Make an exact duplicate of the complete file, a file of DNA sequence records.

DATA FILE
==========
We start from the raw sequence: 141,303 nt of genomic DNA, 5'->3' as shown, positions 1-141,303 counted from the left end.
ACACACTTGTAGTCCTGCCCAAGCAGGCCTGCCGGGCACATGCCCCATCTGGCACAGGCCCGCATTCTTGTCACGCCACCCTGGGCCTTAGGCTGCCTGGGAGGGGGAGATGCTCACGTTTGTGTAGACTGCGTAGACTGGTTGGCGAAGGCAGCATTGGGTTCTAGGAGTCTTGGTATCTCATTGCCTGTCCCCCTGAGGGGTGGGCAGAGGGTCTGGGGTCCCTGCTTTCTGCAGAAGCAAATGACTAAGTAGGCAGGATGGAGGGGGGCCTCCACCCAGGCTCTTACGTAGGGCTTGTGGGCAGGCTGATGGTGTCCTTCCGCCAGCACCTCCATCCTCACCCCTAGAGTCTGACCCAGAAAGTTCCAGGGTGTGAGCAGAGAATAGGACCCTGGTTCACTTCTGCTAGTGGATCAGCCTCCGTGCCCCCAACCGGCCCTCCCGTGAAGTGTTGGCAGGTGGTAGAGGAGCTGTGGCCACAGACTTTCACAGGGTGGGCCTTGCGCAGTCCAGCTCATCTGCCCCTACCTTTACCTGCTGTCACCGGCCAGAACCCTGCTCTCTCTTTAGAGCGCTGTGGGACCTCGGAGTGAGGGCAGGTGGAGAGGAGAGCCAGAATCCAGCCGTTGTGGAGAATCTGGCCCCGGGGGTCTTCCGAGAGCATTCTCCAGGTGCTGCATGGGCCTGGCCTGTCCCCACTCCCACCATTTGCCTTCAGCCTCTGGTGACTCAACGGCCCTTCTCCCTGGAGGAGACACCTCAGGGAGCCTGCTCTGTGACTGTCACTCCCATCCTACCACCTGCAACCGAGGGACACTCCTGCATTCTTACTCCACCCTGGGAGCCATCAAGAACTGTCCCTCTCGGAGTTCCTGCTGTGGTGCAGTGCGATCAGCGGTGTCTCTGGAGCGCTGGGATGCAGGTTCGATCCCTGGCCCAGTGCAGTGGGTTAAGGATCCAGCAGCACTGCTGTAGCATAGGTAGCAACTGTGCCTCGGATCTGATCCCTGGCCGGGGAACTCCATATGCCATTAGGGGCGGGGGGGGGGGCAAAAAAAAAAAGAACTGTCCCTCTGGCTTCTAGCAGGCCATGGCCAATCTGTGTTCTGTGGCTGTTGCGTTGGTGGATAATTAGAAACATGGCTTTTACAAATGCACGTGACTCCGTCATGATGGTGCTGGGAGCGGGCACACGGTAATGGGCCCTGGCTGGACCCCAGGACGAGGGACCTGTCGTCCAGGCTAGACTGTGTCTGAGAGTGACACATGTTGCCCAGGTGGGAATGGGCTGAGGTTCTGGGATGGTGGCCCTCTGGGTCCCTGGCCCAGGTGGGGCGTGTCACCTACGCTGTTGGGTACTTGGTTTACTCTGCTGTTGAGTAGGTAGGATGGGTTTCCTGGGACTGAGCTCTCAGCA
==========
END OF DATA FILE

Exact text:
We start from the raw sequence: 141,303 nt of genomic DNA, 5'->3' as shown, positions 1-141,303 counted from the left end.
ACACACTTGTAGTCCTGCCCAAGCAGGCCTGCCGGGCACATGCCCCATCTGGCACAGGCCCGCATTCTTGTCACGCCACCCTGGGCCTTAGGCTGCCTGGGAGGGGGAGATGCTCACGTTTGTGTAGACTGCGTAGACTGGTTGGCGAAGGCAGCATTGGGTTCTAGGAGTCTTGGTATCTCATTGCCTGTCCCCCTGAGGGGTGGGCAGAGGGTCTGGGGTCCCTGCTTTCTGCAGAAGCAAATGACTAAGTAGGCAGGATGGAGGGGGGCCTCCACCCAGGCTCTTACGTAGGGCTTGTGGGCAGGCTGATGGTGTCCTTCCGCCAGCACCTCCATCCTCACCCCTAGAGTCTGACCCAGAAAGTTCCAGGGTGTGAGCAGAGAATAGGACCCTGGTTCACTTCTGCTAGTGGATCAGCCTCCGTGCCCCCAACCGGCCCTCCCGTGAAGTGTTGGCAGGTGGTAGAGGAGCTGTGGCCACAGACTTTCACAGGGTGGGCCTTGCGCAGTCCAGCTCATCTGCCCCTACCTTTACCTGCTGTCACCGGCCAGAACCCTGCTCTCTCTTTAGAGCGCTGTGGGACCTCGGAGTGAGGGCAGGTGGAGAGGAGAGCCAGAATCCAGCCGTTGTGGAGAATCTGGCCCCGGGGGTCTTCCGAGAGCATTCTCCAGGTGCTGCATGGGCCTGGCCTGTCCCCACTCCCACCATTTGCCTTCAGCCTCTGGTGACTCAACGGCCCTTCTCCCTGGAGGAGACACCTCAGGGAGCCTGCTCTGTGACTGTCACTCCCATCCTACCACCTGCAACCGAGGGACACTCCTGCATTCTTACTCCACCCTGGGAGCCATCAAGAACTGTCCCTCTCGGAGTTCCTGCTGTGGTGCAGTGCGATCAGCGGTGTCTCTGGAGCGCTGGGATGCAGGTTCGATCCCTGGCCCAGTGCAGTGGGTTAAGGATCCAGCAGCACTGCTGTAGCATAGGTAGCAACTGTGCCTCGGATCTGATCCCTGGCCGGGGAACTCCATATGCCATTAGGGGCGGGGGGGGGGGCAAAAAAAAAAAGAACTGTCCCTCTGGCTTCTAGCAGGCCATGGCCAATCTGTGTTCTGTGGCTGTTGCGTTGGTGGATAATTAGAAACATGGCTTTTACAAATGCACGTGACTCCGTCATGATGGTGCTGGGAGCGGGCACACGGTAATGGGCCCTGGCTGGACCCCAGGACGAGGGACCTGTCGTCCAGGCTAGACTGTGTCTGAGAGTGACACATGTTGCCCAGGTGGGAATGGGCTGAGGTTCTGGGATGGTGGCCCTCTGGGTCCCTGGCCCAGGTGGGGCGTGTCACCTACGCTGTTGGGTACTTGGTTTACTCTGCTGTTGAGTAGGTAGGATGGGTTTCCTGGGACTGAGCTCTCAGCA